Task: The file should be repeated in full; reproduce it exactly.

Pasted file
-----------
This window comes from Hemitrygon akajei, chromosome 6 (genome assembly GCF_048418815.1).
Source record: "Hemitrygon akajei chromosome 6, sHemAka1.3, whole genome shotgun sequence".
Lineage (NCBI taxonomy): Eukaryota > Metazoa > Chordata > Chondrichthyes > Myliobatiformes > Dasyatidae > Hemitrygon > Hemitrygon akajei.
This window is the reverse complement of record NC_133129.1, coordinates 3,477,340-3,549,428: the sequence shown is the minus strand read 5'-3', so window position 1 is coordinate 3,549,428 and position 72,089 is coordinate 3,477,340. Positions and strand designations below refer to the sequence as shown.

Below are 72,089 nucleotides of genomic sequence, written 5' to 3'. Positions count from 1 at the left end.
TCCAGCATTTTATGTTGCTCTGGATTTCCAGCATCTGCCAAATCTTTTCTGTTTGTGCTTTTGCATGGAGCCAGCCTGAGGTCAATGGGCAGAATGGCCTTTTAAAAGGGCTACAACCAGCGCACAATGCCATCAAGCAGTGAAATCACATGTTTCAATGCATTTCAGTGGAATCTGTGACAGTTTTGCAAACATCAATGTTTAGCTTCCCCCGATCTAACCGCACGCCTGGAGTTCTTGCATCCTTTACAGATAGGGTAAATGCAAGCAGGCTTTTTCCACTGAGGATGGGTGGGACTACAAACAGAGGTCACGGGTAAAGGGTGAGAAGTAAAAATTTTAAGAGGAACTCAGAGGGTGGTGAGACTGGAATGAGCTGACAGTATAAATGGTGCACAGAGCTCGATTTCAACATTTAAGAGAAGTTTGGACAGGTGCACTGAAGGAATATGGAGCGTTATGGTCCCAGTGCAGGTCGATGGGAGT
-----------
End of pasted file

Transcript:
This window comes from Hemitrygon akajei, chromosome 6 (genome assembly GCF_048418815.1).
Source record: "Hemitrygon akajei chromosome 6, sHemAka1.3, whole genome shotgun sequence".
Lineage (NCBI taxonomy): Eukaryota > Metazoa > Chordata > Chondrichthyes > Myliobatiformes > Dasyatidae > Hemitrygon > Hemitrygon akajei.
This window is the reverse complement of record NC_133129.1, coordinates 3,477,340-3,549,428: the sequence shown is the minus strand read 5'-3', so window position 1 is coordinate 3,549,428 and position 72,089 is coordinate 3,477,340. Positions and strand designations below refer to the sequence as shown.

Below are 72,089 nucleotides of genomic sequence, written 5' to 3'. Positions count from 1 at the left end.
TCCAGCATTTTATGTTGCTCTGGATTTCCAGCATCTGCCAAATCTTTTCTGTTTGTGCTTTTGCATGGAGCCAGCCTGAGGTCAATGGGCAGAATGGCCTTTTAAAAGGGCTACAACCAGCGCACAATGCCATCAAGCAGTGAAATCACATGTTTCAATGCATTTCAGTGGAATCTGTGACAGTTTTGCAAACATCAATGTTTAGCTTCCCCCGATCTAACCGCACGCCTGGAGTTCTTGCATCCTTTACAGATAGGGTAAATGCAAGCAGGCTTTTTCCACTGAGGATGGGTGGGACTACAAACAGAGGTCACGGGTAAAGGGTGAGAAGTAAAAATTTTAAGAGGAACTCAGAGGGTGGTGAGACTGGAATGAGCTGACAGTATAAATGGTGCACAGAGCTCGATTTCAACATTTAAGAGAAGTTTGGACAGGTGCACTGAAGGAATATGGAGCGTTATGGTCCCAGTGCAGGTCGATGGGAGT